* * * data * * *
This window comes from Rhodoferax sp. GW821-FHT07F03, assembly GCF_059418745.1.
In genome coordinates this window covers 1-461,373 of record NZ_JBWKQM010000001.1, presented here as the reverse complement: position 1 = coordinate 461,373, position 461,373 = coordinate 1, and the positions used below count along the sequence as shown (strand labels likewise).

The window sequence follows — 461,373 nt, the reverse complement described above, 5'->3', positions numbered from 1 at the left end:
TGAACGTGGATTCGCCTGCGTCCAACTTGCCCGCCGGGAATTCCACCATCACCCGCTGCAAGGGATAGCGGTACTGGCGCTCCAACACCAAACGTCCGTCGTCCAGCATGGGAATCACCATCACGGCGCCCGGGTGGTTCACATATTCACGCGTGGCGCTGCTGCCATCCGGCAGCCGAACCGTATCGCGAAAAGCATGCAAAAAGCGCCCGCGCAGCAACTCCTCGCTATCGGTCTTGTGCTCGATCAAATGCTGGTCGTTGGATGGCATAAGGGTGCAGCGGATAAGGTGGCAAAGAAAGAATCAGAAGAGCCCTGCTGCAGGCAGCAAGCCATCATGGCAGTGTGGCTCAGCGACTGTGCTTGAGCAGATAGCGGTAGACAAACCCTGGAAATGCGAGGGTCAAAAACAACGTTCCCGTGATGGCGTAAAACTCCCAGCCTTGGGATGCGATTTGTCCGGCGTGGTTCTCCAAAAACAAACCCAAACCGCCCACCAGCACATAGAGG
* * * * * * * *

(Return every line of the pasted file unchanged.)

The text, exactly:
This window comes from Rhodoferax sp. GW821-FHT07F03, assembly GCF_059418745.1.
In genome coordinates this window covers 1-461,373 of record NZ_JBWKQM010000001.1, presented here as the reverse complement: position 1 = coordinate 461,373, position 461,373 = coordinate 1, and the positions used below count along the sequence as shown (strand labels likewise).

The window sequence follows — 461,373 nt, the reverse complement described above, 5'->3', positions numbered from 1 at the left end:
TGAACGTGGATTCGCCTGCGTCCAACTTGCCCGCCGGGAATTCCACCATCACCCGCTGCAAGGGATAGCGGTACTGGCGCTCCAACACCAAACGTCCGTCGTCCAGCATGGGAATCACCATCACGGCGCCCGGGTGGTTCACATATTCACGCGTGGCGCTGCTGCCATCCGGCAGCCGAACCGTATCGCGAAAAGCATGCAAAAAGCGCCCGCGCAGCAACTCCTCGCTATCGGTCTTGTGCTCGATCAAATGCTGGTCGTTGGATGGCATAAGGGTGCAGCGGATAAGGTGGCAAAGAAAGAATCAGAAGAGCCCTGCTGCAGGCAGCAAGCCATCATGGCAGTGTGGCTCAGCGACTGTGCTTGAGCAGATAGCGGTAGACAAACCCTGGAAATGCGAGGGTCAAAAACAACGTTCCCGTGATGGCGTAAAACTCCCAGCCTTGGGATGCGATTTGTCCGGCGTGGTTCTCCAAAAACAAACCCAAACCGCCCACCAGCACATAGAGG